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Mathematics 2018, 6(9), 167; doi:10.3390/math6090167
Progress in Mathematical Ecology
Department of Mathematics, University of Leicester, Leicester LE1 7RH, UK
Received: 11 September 2018 / Accepted: 11 September 2018 / Published: 13 September 2018
Mathematical modelling plays a special role in ecology. Although traditional ecology is a largely empirical science, replicated experiments are not often possible because of the high complexity of ecological interactions and the impossibility to reproduce the weather conditions. Moreover, large-scale field experiments (where the consequences are usually not fully known) can be damaging for the ecological communities and costly or even dangerous for humans. Mathematical modelling provides an efficient supplement and sometimes even a substitute to an empirical study; it creates a virtual laboratory where different hypotheses can be tested safely, and at relatively low cost.
Application of mathematics to problems arising in ecology and population dynamics—to which we broadly refer as mathematical ecology—has a long and glorious history. It was mutually beneficial for both of the disciplines involved and there are many examples of that. Prey–predator population cycles are one of the core concepts of contemporary ecological theory, but the route of this idea goes back to the works of Vito Volterra. Food web analysis is a fruitful and fast developing area of ecology, but its progress would hardly be the same without the insights and tools from the mathematical theory of networks. Ecological research on the spatial spread of traits and species was the starting point for the mathematical theory of diffusion-reaction waves, and Alan Turing’s study on morphogenesis led to the development of the theory of self-organized pattern formation.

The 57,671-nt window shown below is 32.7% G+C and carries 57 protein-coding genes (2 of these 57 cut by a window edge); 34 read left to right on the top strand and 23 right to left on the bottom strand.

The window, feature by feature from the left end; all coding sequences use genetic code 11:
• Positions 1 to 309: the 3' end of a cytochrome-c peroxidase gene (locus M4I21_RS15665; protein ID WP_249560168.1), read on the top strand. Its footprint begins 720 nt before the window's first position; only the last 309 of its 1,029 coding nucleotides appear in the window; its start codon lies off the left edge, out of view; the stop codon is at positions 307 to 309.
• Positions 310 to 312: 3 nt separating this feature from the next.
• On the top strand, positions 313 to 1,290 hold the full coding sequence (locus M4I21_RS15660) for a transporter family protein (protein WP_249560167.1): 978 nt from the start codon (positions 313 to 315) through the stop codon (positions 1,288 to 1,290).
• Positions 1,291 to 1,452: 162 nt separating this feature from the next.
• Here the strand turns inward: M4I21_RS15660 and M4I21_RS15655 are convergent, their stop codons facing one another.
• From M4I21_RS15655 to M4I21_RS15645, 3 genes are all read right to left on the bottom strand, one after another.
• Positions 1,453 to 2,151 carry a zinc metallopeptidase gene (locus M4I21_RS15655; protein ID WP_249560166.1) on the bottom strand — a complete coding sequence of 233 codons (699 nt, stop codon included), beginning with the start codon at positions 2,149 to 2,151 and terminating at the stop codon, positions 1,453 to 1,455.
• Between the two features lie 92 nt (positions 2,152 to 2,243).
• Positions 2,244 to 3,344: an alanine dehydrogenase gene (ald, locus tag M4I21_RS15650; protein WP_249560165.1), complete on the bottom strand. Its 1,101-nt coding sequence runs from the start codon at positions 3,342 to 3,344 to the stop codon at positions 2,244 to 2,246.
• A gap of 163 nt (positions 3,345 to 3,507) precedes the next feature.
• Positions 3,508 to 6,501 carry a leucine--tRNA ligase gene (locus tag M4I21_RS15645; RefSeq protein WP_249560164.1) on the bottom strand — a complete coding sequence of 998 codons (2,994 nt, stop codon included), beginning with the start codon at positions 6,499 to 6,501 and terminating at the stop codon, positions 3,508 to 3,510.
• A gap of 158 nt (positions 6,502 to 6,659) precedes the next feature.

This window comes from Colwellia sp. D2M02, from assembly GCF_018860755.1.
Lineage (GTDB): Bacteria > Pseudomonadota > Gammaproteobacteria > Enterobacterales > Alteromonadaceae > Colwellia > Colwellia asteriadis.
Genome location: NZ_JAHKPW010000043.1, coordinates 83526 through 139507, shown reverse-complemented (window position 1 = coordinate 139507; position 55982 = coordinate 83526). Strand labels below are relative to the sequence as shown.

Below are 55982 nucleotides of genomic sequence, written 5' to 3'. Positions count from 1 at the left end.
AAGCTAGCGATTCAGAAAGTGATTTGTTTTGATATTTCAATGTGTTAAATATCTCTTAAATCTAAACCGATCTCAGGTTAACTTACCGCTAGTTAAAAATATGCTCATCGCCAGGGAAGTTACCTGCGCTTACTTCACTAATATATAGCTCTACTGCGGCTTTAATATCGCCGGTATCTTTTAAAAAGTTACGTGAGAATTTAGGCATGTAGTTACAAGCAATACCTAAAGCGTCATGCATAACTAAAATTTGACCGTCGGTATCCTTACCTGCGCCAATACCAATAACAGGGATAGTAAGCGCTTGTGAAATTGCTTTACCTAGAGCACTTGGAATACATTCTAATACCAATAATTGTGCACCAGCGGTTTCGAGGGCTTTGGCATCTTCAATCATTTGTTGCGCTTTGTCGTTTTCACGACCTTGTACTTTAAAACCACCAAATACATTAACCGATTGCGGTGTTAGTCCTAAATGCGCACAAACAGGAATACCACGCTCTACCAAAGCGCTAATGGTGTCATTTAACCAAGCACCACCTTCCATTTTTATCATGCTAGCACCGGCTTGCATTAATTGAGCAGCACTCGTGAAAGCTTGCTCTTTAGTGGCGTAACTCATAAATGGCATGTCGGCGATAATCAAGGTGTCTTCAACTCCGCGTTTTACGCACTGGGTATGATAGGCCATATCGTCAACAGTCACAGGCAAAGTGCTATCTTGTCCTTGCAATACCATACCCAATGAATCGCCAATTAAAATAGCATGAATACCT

New times have brought new challenges and stimulated further developments in mathematical ecology. This volume of Mathematics presents a carefully selected collection of papers that, taken together, provide a rather comprehensive account of the state of the art in this science. A broad range of problems is addressed. The first two papers [1,2] consider some new aspects of the classical problem of pattern formation. The dynamics of infectious diseases is another old problem where many aspects are still poorly understood; this is addressed [3,4]. Comparisons between different patterns of animal movement are made,  and the effect of dispersal and migration on the population dynamics in fragmented habitats are considered [6,7]. Biological invasion of an alien population of “ecosystem engineers” is considered , where it is shown how nonlinear feedbacks may lead to a self-organized regime shift resulting in the collapse of the invading population. The structural complexity of ecosystems is revisited in a review paper , where the meaning and value of various biodiversity indices is reassessed. The final paper  provides a new mathematical insight into a classical problem of genealogy.
We hope that, along with, obviously, shedding new light on several important problems, this volume also brings new questions and hence will stimulate future advances in mathematical ecology.
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